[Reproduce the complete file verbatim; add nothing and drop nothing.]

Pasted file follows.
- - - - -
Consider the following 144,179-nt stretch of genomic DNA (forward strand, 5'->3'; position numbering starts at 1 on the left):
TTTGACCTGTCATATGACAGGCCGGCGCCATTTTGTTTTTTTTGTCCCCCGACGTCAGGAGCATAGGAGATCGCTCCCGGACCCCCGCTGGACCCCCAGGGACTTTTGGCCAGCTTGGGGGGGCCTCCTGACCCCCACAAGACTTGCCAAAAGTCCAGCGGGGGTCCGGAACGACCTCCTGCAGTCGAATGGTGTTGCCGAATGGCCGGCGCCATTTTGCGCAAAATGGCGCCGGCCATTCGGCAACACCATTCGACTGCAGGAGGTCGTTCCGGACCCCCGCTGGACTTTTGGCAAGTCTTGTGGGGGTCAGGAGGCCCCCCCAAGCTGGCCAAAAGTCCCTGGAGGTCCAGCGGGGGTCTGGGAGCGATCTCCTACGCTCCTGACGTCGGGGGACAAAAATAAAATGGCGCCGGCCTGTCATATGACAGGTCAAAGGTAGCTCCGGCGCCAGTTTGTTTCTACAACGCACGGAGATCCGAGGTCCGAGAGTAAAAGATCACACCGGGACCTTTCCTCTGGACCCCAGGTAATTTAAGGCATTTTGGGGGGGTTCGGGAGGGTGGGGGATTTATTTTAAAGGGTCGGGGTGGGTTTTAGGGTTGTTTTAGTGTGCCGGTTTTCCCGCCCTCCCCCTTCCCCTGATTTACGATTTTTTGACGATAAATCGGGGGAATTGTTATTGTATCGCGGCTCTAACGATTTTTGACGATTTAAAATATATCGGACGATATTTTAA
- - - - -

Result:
Consider the following 144,179-nt stretch of genomic DNA (forward strand, 5'->3'; position numbering starts at 1 on the left):
TTTGACCTGTCATATGACAGGCCGGCGCCATTTTGTTTTTTTTGTCCCCCGACGTCAGGAGCATAGGAGATCGCTCCCGGACCCCCGCTGGACCCCCAGGGACTTTTGGCCAGCTTGGGGGGGCCTCCTGACCCCCACAAGACTTGCCAAAAGTCCAGCGGGGGTCCGGAACGACCTCCTGCAGTCGAATGGTGTTGCCGAATGGCCGGCGCCATTTTGCGCAAAATGGCGCCGGCCATTCGGCAACACCATTCGACTGCAGGAGGTCGTTCCGGACCCCCGCTGGACTTTTGGCAAGTCTTGTGGGGGTCAGGAGGCCCCCCCAAGCTGGCCAAAAGTCCCTGGAGGTCCAGCGGGGGTCTGGGAGCGATCTCCTACGCTCCTGACGTCGGGGGACAAAAATAAAATGGCGCCGGCCTGTCATATGACAGGTCAAAGGTAGCTCCGGCGCCAGTTTGTTTCTACAACGCACGGAGATCCGAGGTCCGAGAGTAAAAGATCACACCGGGACCTTTCCTCTGGACCCCAGGTAATTTAAGGCATTTTGGGGGGGTTCGGGAGGGTGGGGGATTTATTTTAAAGGGTCGGGGTGGGTTTTAGGGTTGTTTTAGTGTGCCGGTTTTCCCGCCCTCCCCCTTCCCCTGATTTACGATTTTTTGACGATAAATCGGGGGAATTGTTATTGTATCGCGGCTCTAACGATTTTTGACGATTTAAAATATATCGGACGATATTTTAA